Harvesting vegetables for well over 300 members sounds simple written in a sentence. But after two weeks, a second set of knee caps begin to grow directly underneath the set given at birth. Some vegetables are best harvested on the knees while others are easiest and quickest on the feet with a bend in the back. Thank goodness that is the case because as soon as the knees need a break the back can be used and vice versa. I have to say it was a nice switch up from the usual pain that flares up in the wrists after using vibrational hand equipment all day, such as weed wackers and gasoline hedge trimmers, as is the case at my landscaping job.

Landscaping, a good rain will stop the work day. Farming, it means you’re soaked, muddy, and still working. I spent ninety bucks on some lightweight Columbia rain gear which saved my ass numerous times. But working on an organic farm means the weeds grow too. Hip-high pigweeds drenched in morning dew between the rows of vegetables means one thing – I, too, am drenched in dew up to my hips. Going from dry and comfortable to soaking wet and often chilly at 6 a.m. becomes the hardest part of the day. Once my pants become glued to my thighs with excess moisture and it saturates my socks and wets my toes, the rest of the day is a breeze. There is nothing left to fear.

If it sounds like I’m complaining, I’m not. Somehow I was closer to nature and at moments I could feel time dematerialize and a joy-filled breeze of oneness consume everything that exists. Sometimes I even felt like a tribal aborigine, an Amish Christian, or a poor farmer in a third-world country – always hungry, working, and dirty. (I guess that happens in America too.)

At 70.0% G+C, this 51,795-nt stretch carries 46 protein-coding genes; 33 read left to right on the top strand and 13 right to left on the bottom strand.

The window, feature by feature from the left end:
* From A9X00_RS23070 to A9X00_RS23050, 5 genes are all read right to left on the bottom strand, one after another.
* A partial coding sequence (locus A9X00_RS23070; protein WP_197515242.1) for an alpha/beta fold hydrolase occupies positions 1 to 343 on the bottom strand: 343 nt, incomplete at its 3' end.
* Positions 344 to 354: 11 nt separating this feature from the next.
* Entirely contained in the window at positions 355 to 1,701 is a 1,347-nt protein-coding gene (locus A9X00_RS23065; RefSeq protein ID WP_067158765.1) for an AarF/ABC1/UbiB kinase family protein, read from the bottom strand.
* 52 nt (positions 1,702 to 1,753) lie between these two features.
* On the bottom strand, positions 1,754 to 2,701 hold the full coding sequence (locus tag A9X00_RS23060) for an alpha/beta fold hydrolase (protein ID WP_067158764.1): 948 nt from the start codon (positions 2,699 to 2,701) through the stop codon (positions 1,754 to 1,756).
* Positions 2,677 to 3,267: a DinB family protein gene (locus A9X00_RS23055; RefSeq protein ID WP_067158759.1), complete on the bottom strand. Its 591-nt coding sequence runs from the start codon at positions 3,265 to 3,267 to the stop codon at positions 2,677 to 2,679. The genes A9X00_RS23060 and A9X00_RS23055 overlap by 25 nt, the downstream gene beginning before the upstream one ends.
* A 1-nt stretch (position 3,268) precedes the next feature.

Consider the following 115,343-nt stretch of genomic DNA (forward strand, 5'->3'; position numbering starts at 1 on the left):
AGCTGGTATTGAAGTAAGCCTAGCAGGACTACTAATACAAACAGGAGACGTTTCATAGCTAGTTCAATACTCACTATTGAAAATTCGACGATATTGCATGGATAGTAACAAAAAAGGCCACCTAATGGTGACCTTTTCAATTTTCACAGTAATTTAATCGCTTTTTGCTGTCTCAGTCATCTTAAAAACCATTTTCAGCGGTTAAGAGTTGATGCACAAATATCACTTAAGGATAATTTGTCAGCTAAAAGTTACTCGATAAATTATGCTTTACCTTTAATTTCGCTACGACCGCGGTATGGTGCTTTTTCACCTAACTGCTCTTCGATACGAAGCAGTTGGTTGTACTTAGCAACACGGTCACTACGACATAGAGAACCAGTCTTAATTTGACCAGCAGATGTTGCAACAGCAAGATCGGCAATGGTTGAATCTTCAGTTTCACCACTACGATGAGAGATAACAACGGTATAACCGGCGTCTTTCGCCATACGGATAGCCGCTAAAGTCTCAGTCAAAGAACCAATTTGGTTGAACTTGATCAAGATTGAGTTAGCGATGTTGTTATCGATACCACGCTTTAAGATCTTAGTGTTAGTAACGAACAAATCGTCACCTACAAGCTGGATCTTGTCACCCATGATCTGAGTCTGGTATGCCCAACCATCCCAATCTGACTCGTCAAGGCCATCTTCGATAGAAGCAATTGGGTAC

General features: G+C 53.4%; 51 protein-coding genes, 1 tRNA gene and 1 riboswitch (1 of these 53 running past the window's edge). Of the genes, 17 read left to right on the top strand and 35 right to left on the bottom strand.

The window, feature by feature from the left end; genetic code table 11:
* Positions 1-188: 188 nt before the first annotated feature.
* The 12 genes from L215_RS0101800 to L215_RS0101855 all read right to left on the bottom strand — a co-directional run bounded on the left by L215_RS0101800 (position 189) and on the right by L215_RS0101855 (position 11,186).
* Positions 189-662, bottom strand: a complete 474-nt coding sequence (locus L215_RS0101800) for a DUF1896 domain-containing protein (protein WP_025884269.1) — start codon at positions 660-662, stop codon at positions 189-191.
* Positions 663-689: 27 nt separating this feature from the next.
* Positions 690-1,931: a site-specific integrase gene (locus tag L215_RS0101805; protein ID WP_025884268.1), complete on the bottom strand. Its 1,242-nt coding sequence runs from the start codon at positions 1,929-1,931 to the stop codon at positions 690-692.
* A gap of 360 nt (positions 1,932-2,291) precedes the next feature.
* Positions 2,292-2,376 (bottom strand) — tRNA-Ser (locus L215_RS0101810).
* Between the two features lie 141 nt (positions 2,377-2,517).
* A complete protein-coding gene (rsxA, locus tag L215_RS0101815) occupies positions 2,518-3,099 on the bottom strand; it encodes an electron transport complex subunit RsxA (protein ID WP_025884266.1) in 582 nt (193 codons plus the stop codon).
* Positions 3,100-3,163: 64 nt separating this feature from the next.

I was also offered the golden opportunity to drive the old, yellow DHL truck-converted-to-CSA-mobile to Lancaster, Pennsylvania several times. Entering the richest Amish farming lands on this entire planet was like entering a portal where veils are lifted and on the other end was either heaven on earth or the inside of an old time children’s book brought to life with color and 3D animated pop-ups. Long farm roads with horses and buggies and Amish men on bicycles with coolers attached, older kids rollerblading as they carry their shoes in one hand, boys being initiated into manhood as they stand young, proud, and tall disking the field behind an army of horses, with off-the-grid farm houses periodically placed where the road meets the fields, each one with a front-yard kitchen garden maintained by the women who are watching their children as they play in the grass under the tree next to the clothes drying on the clothesline. Horse and cow manure dominate the nostrils yet lift the spirits and why is the grass so green, the sky so blue, and I can’t tell if I’m dreaming or not every time I enter Lancaster?

Other than the sheer beauty of organic farming in Pennsylvania, I have to be honest and say the pay was okay. In comparison to landscaping it was almost up there but there’s no such thing as time-and-a-half after 40 hours when working in the agricultural industry. There are 50 hour weeks waiting to be worked, just like landscaping, but I found it mentally difficult to motivate the body to work 50 hour weeks repetitively without the financial incentives. Fifty hours in, I’m usually not too fun to be around anyways, but I bet it pays off in the afterlife. I lasted the entire 22-week CSA season without calling off once or being (too) late. And who knows, I may do it again next year.

Despite the long hours spent harvesting organic vegetables 25 miles away from my home, the home garden managed to thrive. Minimal energy was placed into the garden once all the planting was finished in June. We had mass harvests of carrots, potatoes, rutabaga, dried beans, and beet berries and minute harvests of many other things. Unfortunately, I will not be able to go into greater detail at this moment and you will just be forced to tune back in soon. Until then, I’m exhaling deeply and saying, “Wow, what a season” as the images of the past 5 months mesmerize my brain.